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LM Shelter
LM Shelter - LM Shelter 160 pixels

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Other Designations: LM Shelter. Class: Manned. Type: Lunar Base. Nation: USA. Manufacturer: Grumman.

Essentially an Apollo LM lunar module with ascent stage engine and fuel tanks removed and replaced with consumables, scientific equipment for 14 days extended lunar exploration. Requiring two Saturn V launches, LM shelter would be landed on one launch, with manned Apollo CSM accompanying it conducting lunar orbit surveying operations only. A second Saturn V launch would deliver another CSM and LM Taxi combination to lunar orbit. The crew would take the LM taxi to the surface, landing near the shelter. Work was planned to begin in 1966, with 1-2 missions per year beginning in 1970 after accomplishment of the manned lunar landing goal. In the event, only the Lunar Rover vehicle, used in the later Apollo missions, ever saw actual use.

In order to house the astronauts during their 14-day stay a two-man STEP expandable shelter was an alternate to the LM Shelter. The STEP could be delivered by an LM descent stage together with a slightly higher discretionary payload than the LM shelter could carry. Either shelter would be delivered first by a logistics flight where the crew merely orbited in the CSM until the automated shelter-carrying LM had landed, and then returned to Earth, thus being able to use the Apollo CSM unchanged. The logistics flight was followed by the personnel transport. Because of the interval between first and second landing, the shelter-carrying LM had to be given a 90-day quiescent capability. The second flight would land the crew using the LM Taxi while the 30-day CSM waited in lunar orbit. After landing, the crew shut down the LM Taxi and activated the shelter system. Two weeks later, the LM Taxi was reactivated and the crew returned to the CSM and back to Earth.


LM ShelterLM Shelter

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By modifying the third stage of the Saturn V (S-IVB) for operation in lunar space, and by providing a 40-day quiescent capability for an unmanned CSM in lunar orbit, all three astronauts could be landed on the Moon for a 30-day stay time.
Specification

Craft.Crew Size: 2. Design Life: 14 days. Total Length: 6.4 m. Maximum Diameter: 4.3 m. Total Habitable Volume: 6.65 m3. Total Mass: 14,700 kg. Total Payload: 2,300 kg. Total Propellants: 8,000 kg. Primary Engine Thrust: 4,491 kgf. Main Engine Propellants: N2O4/UDMH. Main Engine Isp: 311 sec. Total spacecraft delta v: 2,400 m/s. Electrical System: Fuel Cells.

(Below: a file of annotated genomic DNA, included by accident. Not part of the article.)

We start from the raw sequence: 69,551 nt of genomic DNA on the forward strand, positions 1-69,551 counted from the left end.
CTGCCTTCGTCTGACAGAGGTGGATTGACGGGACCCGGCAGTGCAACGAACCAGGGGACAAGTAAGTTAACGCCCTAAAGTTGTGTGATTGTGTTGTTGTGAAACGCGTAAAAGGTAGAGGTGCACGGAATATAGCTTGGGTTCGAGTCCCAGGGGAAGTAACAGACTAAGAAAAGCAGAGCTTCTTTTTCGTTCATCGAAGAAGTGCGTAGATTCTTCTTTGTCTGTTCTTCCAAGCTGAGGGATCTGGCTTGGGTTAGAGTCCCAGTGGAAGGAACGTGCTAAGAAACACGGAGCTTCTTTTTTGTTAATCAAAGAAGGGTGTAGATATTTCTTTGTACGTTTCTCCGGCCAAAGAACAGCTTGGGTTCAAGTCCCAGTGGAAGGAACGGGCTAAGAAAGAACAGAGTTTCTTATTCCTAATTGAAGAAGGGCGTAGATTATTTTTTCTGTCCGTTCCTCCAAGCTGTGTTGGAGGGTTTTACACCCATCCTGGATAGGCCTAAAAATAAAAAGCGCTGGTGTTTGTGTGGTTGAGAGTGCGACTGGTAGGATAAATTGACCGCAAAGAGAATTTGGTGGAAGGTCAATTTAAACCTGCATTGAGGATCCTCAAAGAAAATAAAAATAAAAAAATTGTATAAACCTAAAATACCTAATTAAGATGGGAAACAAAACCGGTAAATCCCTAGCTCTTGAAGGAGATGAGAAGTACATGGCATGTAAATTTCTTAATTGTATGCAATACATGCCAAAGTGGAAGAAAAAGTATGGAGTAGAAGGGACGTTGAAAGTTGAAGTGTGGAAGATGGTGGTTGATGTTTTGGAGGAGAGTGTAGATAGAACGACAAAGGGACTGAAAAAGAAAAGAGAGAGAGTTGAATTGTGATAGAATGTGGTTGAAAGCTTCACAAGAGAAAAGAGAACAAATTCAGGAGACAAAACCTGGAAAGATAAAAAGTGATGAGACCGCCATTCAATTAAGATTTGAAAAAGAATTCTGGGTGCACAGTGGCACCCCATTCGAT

Apollo LM Shelter Chronology


26 December 1963 Extension of Apollo systems to permit more extensive exploration of the lunar surface. Program: Apollo X. Launch Vehicle: Saturn V.


Post-Apollo lunarPost-Apollo lunar - Comparison of American post-Apollo lunar spacecraft.

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MSFC Director Wernher von Braun described to Apollo Spacecraft Program Manager Joseph F. Shea a possible extension of Apollo systems to permit more extensive exploration of the lunar surface. Huntsville's concept, called the Integrated Lunar Exploration System, involved a dual Saturn V mission (with rendezvous in lunar orbit) to deliver an integrated lunar taxi/shelter spacecraft to the Moon's surface. Additional Details: Extension of Apollo systems to permit more extensive exploration of the lunar surface..
01 August 1965 Grumman final report on a study of LEM utilization for AES Earth-orbit missions. Program: Apollo X.

Grumman submitted to NASA its final report on a study of AES for Earth-orbit missions (conducted under the firm's contract for a LEM utilization study). The five-volume report comprised general engineering studies, mission and configuration descriptions for different groups of experiments (both NASA's and those for the Air Force's Manned Orbiting- Laboratory), and a cost and schedule analysis. Additional Details: Grumman final report on a study of LEM utilization for AES Earth-orbit missions..



Post-Apollo lunarPost-Apollo lunar - Comparison of American post-Apollo lunar spacecraft.

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11 July 1966 NASA leaders make several significant program decisions affecting AAP and post-Apollo development planning.

Meeting at Headquarters, Deputy Administrator Robert C. Seamans, Jr., Associate Administrator for Manned Space Flight George E. Mueller, and Associate Administrator for Space Science and Applications Homer E. Newell made several significant program decisions affecting AAP and post-Apollo development planning in general: MSFC would be the lead Center for developing the ATM and would be responsible for all astronomy experiments. MSFC would be the lead Center for 'lunar engineering'-i.e., design and development of lunar exploration vehicles (including surface modules, supply trucks, and roving vehicles). MSC would have responsibility for Earth resources and lunar scientific experiments.



Lunar ExplorationLunar Exploration - Lunar Exploration Plans

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01 December 1966 John H. Disher released the report by a study group at Headquarters on various modified lunar modules suitable for a lunar exploration program as part of AAP. Program: Apollo X.

These modified craft took the form of a LM taxi, ferry and logistics craft, a LM shelter, and an 'augmented' LM. Disher authorized MSC to extend its engineering studies contract with Grumman to further define such modified LM configurations. He also asked MSFC to try to increase the Saturn V's translunar injection capability to 46 720 kg. These actions, he explained, afforded an opportunity to pursue any of several alternatives once future landing levels were known.



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Last update 12 March 2001.
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